China wants to settle Bo case prior to party congress: scholars
Central News Agency
Taipei, Sept. 29 (CNA) China's announcement of the date of the 18th National Congress of the Communist Party of China (CPC) and the expulsion of disgraced former party chief Bo Xilai from the party and public office Friday means China has cleared the remaining hurdle before the party congress, which will see a once-in-a-decade party leadership transition, according to local scholars.
Professor Chang Wu-yue of Tamkang University said that the "dual stripping" of Bo's titles means the CPC has reached a consensus on dealing with Bo's case.
Bo, former Chongqing party chief who was widely considered to be in line for the core Politburo Standing Committee before he was investigated in the wake of the revelation that Wang Lijun, his close aide and former Chongqing deputy major, had fled to the U.S. Consulate in Chengdu in February to reveal to U.S. diplomats that Gu Kailai, Bo's wife, had murdered a British associate, Neil Heywood, over a business dispute.
Chang analyzed that being stripped of party membership and public office means the end of Bo's political life.
Chen Te-sheng, a former adviser to the National Security Council and a researcher at the Institute for International Relations at National Chengchi University, said Beijing has sent a message that it wants to settle Bo's case before the congress.
"This also means that the battlefront is now cleared" before the congress and that the leadership transition is now basically set.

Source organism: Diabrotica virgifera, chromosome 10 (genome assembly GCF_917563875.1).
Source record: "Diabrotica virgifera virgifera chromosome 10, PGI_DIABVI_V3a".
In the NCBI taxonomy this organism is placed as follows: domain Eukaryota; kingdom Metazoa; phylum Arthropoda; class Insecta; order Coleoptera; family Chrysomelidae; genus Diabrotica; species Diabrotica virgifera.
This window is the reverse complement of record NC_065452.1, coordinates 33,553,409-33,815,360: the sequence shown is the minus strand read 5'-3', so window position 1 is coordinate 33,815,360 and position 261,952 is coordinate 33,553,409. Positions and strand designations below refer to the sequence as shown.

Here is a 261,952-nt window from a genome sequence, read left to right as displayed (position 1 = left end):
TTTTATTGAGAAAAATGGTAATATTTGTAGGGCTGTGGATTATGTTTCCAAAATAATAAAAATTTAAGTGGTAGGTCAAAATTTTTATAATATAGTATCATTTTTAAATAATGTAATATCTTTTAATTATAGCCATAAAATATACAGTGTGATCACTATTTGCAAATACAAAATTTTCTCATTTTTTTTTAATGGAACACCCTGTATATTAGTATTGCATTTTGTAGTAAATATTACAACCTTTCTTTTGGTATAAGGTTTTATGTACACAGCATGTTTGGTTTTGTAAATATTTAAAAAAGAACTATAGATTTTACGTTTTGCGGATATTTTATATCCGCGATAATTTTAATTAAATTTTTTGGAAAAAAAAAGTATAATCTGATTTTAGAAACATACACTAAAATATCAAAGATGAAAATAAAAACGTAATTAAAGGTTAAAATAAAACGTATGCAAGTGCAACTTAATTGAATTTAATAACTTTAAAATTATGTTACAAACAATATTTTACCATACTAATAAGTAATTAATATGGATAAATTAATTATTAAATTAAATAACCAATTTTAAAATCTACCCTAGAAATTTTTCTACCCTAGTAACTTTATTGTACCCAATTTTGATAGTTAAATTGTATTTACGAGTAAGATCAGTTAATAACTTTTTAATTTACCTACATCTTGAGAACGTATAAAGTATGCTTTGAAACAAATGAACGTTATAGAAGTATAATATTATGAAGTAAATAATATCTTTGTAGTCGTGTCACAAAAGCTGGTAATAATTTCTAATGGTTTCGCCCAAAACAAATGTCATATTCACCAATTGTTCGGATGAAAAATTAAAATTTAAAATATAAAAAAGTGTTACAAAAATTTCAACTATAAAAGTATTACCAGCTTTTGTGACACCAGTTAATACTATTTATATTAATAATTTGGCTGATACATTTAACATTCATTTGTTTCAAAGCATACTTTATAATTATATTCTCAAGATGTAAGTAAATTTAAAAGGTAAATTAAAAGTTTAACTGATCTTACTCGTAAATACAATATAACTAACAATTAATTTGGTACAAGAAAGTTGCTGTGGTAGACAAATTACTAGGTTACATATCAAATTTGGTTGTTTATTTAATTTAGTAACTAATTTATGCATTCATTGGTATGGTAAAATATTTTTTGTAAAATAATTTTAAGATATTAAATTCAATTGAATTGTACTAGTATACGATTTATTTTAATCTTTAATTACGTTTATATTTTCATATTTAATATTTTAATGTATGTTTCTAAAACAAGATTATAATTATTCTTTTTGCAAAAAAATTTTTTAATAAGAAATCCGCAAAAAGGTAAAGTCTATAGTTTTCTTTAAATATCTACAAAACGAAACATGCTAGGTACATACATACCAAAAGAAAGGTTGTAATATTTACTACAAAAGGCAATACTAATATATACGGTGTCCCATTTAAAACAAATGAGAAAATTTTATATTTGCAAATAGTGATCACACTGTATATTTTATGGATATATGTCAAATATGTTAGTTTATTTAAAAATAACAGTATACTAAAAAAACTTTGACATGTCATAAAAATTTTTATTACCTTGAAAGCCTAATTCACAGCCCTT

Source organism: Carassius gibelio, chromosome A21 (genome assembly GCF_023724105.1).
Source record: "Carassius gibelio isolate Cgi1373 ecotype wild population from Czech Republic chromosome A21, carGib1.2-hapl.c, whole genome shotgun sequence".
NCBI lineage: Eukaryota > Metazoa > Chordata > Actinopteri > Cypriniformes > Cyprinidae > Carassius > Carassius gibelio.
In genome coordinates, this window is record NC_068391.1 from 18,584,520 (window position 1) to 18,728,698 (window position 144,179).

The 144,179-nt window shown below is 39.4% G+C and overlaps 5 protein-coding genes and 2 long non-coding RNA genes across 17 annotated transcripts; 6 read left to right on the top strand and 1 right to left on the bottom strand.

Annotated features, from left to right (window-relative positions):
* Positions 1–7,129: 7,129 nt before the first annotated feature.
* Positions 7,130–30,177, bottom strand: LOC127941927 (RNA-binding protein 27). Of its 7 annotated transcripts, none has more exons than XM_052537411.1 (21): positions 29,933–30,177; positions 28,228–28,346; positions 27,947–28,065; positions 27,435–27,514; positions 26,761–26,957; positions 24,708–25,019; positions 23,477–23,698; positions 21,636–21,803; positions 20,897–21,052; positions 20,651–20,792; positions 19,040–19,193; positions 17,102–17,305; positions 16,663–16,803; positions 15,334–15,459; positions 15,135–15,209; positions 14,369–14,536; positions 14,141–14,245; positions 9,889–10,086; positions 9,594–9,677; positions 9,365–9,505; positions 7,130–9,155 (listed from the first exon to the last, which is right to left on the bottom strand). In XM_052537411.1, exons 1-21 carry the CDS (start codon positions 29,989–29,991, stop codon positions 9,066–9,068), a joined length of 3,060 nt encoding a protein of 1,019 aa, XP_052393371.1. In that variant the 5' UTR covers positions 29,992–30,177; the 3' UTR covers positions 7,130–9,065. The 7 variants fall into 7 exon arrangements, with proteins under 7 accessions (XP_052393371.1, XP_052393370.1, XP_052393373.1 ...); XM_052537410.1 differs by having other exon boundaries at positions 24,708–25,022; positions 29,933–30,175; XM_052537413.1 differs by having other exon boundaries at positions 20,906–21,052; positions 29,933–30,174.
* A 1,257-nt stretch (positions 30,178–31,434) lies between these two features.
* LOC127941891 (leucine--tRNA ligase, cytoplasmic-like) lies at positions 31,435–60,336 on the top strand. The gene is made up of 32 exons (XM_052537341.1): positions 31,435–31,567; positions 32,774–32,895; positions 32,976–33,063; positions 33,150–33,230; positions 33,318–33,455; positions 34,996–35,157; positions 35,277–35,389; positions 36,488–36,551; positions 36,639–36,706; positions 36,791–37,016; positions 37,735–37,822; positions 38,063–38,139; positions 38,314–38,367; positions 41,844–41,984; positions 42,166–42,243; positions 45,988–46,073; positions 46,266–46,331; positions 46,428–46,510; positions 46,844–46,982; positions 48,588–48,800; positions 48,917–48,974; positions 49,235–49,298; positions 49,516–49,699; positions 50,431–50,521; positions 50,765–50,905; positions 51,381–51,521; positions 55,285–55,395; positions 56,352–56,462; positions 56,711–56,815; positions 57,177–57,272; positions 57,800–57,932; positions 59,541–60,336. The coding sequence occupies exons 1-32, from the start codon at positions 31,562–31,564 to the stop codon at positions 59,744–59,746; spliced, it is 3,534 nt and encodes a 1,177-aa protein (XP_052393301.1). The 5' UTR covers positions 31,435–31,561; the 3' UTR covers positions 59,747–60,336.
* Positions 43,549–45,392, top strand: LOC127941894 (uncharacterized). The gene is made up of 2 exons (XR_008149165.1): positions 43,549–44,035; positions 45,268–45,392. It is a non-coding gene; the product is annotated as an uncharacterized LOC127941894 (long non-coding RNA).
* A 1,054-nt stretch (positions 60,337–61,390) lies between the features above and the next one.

Bo might face the same fate as former Beijing party chief Chen Xitong or former Shanghai party chief Chen Liangyu, who were sentenced to 16 years and 18 years respectively for bribery, he said.
Meanwhile, Chinese analysts said that the "dual stripping" of Bo has dealt him a severe blow, which is not only a death sentence for his political career, but has also let the left-wing conservative force that galvanized around him to fall apart with little possibility of a resurgence in the short term.
The analysts said that Bo's tilt toward the left was totally "opportunistic," which is not his personal ideal.
His use of left-wing forces and his clampdown on organized crime to win public support were carried out to expand his influence, which they said have only heightened suspicion within the party long time ago.
(By Tzai Su-chia, Chiu Kuo-chiang and Lilian Wu)
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